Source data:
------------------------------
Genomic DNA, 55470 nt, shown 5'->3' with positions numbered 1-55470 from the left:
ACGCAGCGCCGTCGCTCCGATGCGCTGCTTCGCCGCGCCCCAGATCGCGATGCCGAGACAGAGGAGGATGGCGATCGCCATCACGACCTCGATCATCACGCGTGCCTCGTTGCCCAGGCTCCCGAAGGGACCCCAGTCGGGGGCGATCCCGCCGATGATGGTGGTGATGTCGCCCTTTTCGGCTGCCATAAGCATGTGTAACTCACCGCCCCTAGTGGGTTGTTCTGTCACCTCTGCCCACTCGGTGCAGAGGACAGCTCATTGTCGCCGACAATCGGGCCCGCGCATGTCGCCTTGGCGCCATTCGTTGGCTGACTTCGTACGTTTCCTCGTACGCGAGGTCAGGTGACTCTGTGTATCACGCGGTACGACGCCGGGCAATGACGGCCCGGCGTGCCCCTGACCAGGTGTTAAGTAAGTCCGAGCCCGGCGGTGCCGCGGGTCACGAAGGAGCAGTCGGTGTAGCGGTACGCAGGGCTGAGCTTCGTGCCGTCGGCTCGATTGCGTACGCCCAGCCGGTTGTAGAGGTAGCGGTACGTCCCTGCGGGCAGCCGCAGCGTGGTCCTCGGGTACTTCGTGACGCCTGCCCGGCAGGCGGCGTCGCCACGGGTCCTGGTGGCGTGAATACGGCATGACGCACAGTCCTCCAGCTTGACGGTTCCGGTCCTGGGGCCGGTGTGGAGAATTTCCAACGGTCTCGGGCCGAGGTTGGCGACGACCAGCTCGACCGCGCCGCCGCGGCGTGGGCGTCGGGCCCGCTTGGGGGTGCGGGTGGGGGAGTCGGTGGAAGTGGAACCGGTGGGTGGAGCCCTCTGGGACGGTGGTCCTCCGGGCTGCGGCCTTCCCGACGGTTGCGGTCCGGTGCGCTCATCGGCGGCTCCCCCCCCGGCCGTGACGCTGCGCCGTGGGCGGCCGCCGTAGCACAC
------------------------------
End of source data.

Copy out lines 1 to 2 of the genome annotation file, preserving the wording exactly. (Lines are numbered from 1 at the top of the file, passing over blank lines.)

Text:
Genomic DNA, 55470 nt, shown 5'->3' with positions numbered 1-55470 from the left:
ACGCAGCGCCGTCGCTCCGATGCGCTGCTTCGCCGCGCCCCAGATCGCGATGCCGAGACAGAGGAGGATGGCGATCGCCATCACGACCTCGATCATCACGCGTGCCTCGTTGCCCAGGCTCCCGAAGGGACCCCAGTCGGGGGCGATCCCGCCGATGATGGTGGTGATGTCGCCCTTTTCGGCTGCCATAAGCATGTGTAACTCACCGCCCCTAGTGGGTTGTTCTGTCACCTCTGCCCACTCGGTGCAGAGGACAGCTCATTGTCGCCGACAATCGGGCCCGCGCATGTCGCCTTGGCGCCATTCGTTGGCTGACTTCGTACGTTTCCTCGTACGCGAGGTCAGGTGACTCTGTGTATCACGCGGTACGACGCCGGGCAATGACGGCCCGGCGTGCCCCTGACCAGGTGTTAAGTAAGTCCGAGCCCGGCGGTGCCGCGGGTCACGAAGGAGCAGTCGGTGTAGCGGTACGCAGGGCTGAGCTTCGTGCCGTCGGCTCGATTGCGTACGCCCAGCCGGTTGTAGAGGTAGCGGTACGTCCCTGCGGGCAGCCGCAGCGTGGTCCTCGGGTACTTCGTGACGCCTGCCCGGCAGGCGGCGTCGCCACGGGTCCTGGTGGCGTGAATACGGCATGACGCACAGTCCTCCAGCTTGACGGTTCCGGTCCTGGGGCCGGTGTGGAGAATTTCCAACGGTCTCGGGCCGAGGTTGGCGACGACCAGCTCGACCGCGCCGCCGCGGCGTGGGCGTCGGGCCCGCTTGGGGGTGCGGGTGGGGGAGTCGGTGGAAGTGGAACCGGTGGGTGGAGCCCTCTGGGACGGTGGTCCTCCGGGCTGCGGCCTTCCCGACGGTTGCGGTCCGGTGCGCTCATCGGCGGCTCCCCCCCCGGCCGTGACGCTGCGCCGTGGGCGGCCGCCGTAGCACAC